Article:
It took all of nine weeks for Israel’s summer protests to cross the oceans to America. What began on Rothschild Boulevard (or, truth be told, in Tahrir Square, in Cairo) on July 14 and moved from there to dozens of cities and towns in Israel came to New York City’s Wall Street on September 17 and by now is under way in 1,343 cities across the globe. On October 15, in some 40 countries, there will be protest marches, people demanding a variety of things, some outlandish, some obvious, most centered on greater equity.
It is almost impossible to imagine an effective worldwide protest against corporate greed and malfeasance or governmental complicity in stacking the deck in favor of corporations, “the people” be damned. Even if we consider just the United States, starting with the Occupy Wall Street movement and burgeoning to include many hundreds of offshoots, the same questions that have haunted Israel’s summer protests apply to the Occupy movement in this country. How does one craft a politically relevant program out of a charmingly diverse (not to say conflicting) array of demands? Once the tents have been removed, once winter sets in, what happens next?
I have now visited the Occupy Boston assembly several times; it is conveniently located just a few blocks from where I live. The 200 tents crowded into Dewey Square; the leavening of the mainly young people there gathered with a solid sprinkling of old-timers; the signage; the thoughtfulness; the cordiality — all these are impressive, even uplifting. But they do not answer “the morning after” question. Massachusetts Senator John Kerry has said, “I’m very, very understanding of where they’re coming from,” but, like many of the rest of us, he likely has no idea at all regarding where they are going.
At the same time, it is premature to dismiss the Occupy effort as inherently doomed. The voices may be cacophonous, but they are in the main being raised for the first time, and no one can safely say that they are destined to soon become merely elements of nostalgic recollection. Perhaps there is truth to my favorite sign here at the Occupy Boston: “The beginning is near!”
Eric Cantor (R-Va.) majority leader of the House of Representatives, calls the protesters a “mob.” In so doing, he positions himself quite to the right of Avigdor Lieberman, Israel’s foreign minister. While Lieberman did not refrain from calling Israel’s protesters “loudmouths for hire” and from dismissing them as “sushi eaters” and “spoiled brats,” his more extended response took a very different tack: “The protests are not Woodstock. This is a real protest. There is no doubt that everyone is right: the doctors, the dairy farmers, the social workers, the lawyers, the teachers and the police.” In fact, Lieberman’s Yisrael Beiteinu party has proposed an economic plan that includes fines for builders who do not build on land they acquire, a tax on empty apartments, bonuses for soldiers at the end of compulsory service and free child care from age 3. All this is scarcely enough as a response to the anger that drew 450,000 Israelis to a mega-march September 3, but it is several light-years beyond what the nyetnik Cantor is likely to come up with. Cantor is temperamentally much closer to Rush Limbaugh, who says, “There’s no doubt in my mind that the White House is behind this. Obama is setting up riots. He is fanning the flames.”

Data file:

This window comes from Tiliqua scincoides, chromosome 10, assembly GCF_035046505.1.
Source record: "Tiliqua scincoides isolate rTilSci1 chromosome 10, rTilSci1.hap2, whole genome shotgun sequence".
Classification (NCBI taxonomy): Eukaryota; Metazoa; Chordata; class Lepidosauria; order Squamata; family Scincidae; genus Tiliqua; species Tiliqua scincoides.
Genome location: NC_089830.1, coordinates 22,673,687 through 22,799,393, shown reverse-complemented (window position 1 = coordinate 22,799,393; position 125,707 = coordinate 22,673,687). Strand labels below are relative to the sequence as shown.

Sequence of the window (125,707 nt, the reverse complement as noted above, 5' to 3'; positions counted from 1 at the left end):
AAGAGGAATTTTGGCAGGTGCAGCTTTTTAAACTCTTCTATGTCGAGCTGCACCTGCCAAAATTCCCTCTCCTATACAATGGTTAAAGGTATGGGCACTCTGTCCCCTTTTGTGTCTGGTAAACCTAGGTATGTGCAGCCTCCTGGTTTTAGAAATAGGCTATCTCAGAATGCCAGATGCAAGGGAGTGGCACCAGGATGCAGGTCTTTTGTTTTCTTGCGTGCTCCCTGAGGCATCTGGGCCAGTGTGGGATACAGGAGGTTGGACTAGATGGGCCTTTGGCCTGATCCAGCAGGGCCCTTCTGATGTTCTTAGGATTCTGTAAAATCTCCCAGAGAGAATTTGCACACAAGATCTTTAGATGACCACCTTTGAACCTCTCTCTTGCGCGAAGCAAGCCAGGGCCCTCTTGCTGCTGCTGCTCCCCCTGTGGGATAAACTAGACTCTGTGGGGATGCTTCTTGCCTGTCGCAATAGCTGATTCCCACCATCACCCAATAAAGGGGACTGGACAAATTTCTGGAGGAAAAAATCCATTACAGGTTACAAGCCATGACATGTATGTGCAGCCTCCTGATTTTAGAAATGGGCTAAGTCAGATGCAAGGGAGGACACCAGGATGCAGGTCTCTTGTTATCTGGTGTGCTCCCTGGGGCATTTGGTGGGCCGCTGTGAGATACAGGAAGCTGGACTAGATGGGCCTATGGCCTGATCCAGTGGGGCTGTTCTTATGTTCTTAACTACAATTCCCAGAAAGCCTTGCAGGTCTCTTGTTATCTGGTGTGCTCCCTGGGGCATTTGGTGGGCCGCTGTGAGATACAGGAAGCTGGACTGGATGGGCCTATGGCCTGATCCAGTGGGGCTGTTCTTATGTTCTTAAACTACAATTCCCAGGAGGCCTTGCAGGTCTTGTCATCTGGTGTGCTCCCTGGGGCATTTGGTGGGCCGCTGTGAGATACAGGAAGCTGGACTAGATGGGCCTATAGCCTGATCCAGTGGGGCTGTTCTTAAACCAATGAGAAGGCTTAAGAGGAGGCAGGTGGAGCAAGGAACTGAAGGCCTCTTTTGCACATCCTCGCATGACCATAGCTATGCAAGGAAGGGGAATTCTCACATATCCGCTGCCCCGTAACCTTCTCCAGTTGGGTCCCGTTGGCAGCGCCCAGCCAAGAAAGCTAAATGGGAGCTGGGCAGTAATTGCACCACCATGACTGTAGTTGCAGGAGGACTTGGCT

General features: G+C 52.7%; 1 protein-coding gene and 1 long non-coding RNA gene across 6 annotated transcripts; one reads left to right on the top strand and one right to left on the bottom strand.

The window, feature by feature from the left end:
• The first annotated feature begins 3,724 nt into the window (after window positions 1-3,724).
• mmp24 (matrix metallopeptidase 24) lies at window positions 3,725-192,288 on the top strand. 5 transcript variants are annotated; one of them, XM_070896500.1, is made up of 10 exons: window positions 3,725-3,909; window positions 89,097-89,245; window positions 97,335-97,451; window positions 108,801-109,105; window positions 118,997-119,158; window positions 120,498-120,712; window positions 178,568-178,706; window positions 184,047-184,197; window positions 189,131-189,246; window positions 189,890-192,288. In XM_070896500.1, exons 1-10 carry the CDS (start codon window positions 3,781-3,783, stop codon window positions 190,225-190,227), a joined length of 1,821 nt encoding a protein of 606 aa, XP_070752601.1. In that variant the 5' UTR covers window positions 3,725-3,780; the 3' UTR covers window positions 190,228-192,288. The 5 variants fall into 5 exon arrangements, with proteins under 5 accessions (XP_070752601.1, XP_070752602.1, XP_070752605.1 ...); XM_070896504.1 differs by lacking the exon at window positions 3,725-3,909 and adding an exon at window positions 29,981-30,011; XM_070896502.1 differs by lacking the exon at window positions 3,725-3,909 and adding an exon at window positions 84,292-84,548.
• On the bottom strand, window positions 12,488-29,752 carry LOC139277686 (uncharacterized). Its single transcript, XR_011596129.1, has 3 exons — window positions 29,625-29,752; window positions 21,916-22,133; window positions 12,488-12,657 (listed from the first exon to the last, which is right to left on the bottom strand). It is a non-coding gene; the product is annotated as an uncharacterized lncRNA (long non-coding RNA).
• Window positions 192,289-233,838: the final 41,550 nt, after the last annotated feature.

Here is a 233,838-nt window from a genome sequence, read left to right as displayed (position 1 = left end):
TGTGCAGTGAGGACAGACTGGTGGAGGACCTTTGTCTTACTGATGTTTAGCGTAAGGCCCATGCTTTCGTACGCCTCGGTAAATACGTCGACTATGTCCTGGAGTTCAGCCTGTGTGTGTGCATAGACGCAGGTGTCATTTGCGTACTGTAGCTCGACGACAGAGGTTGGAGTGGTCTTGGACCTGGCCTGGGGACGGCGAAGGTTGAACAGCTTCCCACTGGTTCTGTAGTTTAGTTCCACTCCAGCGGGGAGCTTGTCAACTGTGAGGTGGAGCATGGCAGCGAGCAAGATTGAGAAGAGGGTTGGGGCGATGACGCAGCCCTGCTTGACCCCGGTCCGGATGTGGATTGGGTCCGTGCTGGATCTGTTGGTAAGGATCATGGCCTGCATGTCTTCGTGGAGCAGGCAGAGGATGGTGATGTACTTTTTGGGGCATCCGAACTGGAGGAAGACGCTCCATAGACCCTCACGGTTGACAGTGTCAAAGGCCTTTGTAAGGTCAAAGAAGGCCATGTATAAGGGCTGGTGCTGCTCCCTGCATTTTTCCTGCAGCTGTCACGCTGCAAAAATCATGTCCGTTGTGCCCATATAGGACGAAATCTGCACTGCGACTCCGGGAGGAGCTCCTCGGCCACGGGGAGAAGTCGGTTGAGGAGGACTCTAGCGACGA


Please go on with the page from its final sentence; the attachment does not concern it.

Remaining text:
True, the president has indicated that he understands the frustration that inspires the Occupy movement. But the movement is not just about Wall Street per se; it is also about Timothy Geithner, Obama’s secretary of the Treasury; about bailouts that have worked for the banks and other financial institutions and for the auto industry, but have failed miserably in responding to the foreclosure (or, as I prefer, the “eviction”) crisis. It is as if there are those (corporations) that are “too big to fail” and those (people) who are too small to care about. That, at any rate, is the overwhelming sentiment of the Occupy people. The Republicans are plainly the principal villains of the day, but Obama is not (yet?) the hero who is saving the day, nor are his fellow Democrats.
I cannot write about all this without mentioning the reports I’ve read of the Kol Nidre service across the street from the main protest in Zuccotti Park, the gathering point for the original and ongoing Occupy Wall Street movement. (I’m told that similar services were held in Boston, Philadelphia and Washington.) The brainchild of Daniel Sieradski, an increasingly and impressively prominent presence in the new media world, the Wall Street service attracted some 700 people. It was a deftly creative amalgam of the tradition (most of the prayers were in Hebrew) and of the spirit of the Occupy movement. Getzel Davis, a fourth-year rabbinic student at Boston’s Hebrew College, delivered the sermon: “Yom Kippur is the day we are forgiven for worshipping the golden calf. What is the golden calf? It is the essence of idol worship; it is the fallacy that gold is God.”
Denouncing such fallacies, as we are reminded every Yom Kippur that Isaiah did, is in itself a public service. Perhaps in the sukkah the protesters plan to build there will be time to consider how public policy can come to reflect Isaiah’s eloquent statement of what is required of us. If, and as, more of us come to be occupied by that question, perhaps we can call the process Occupation 2.0.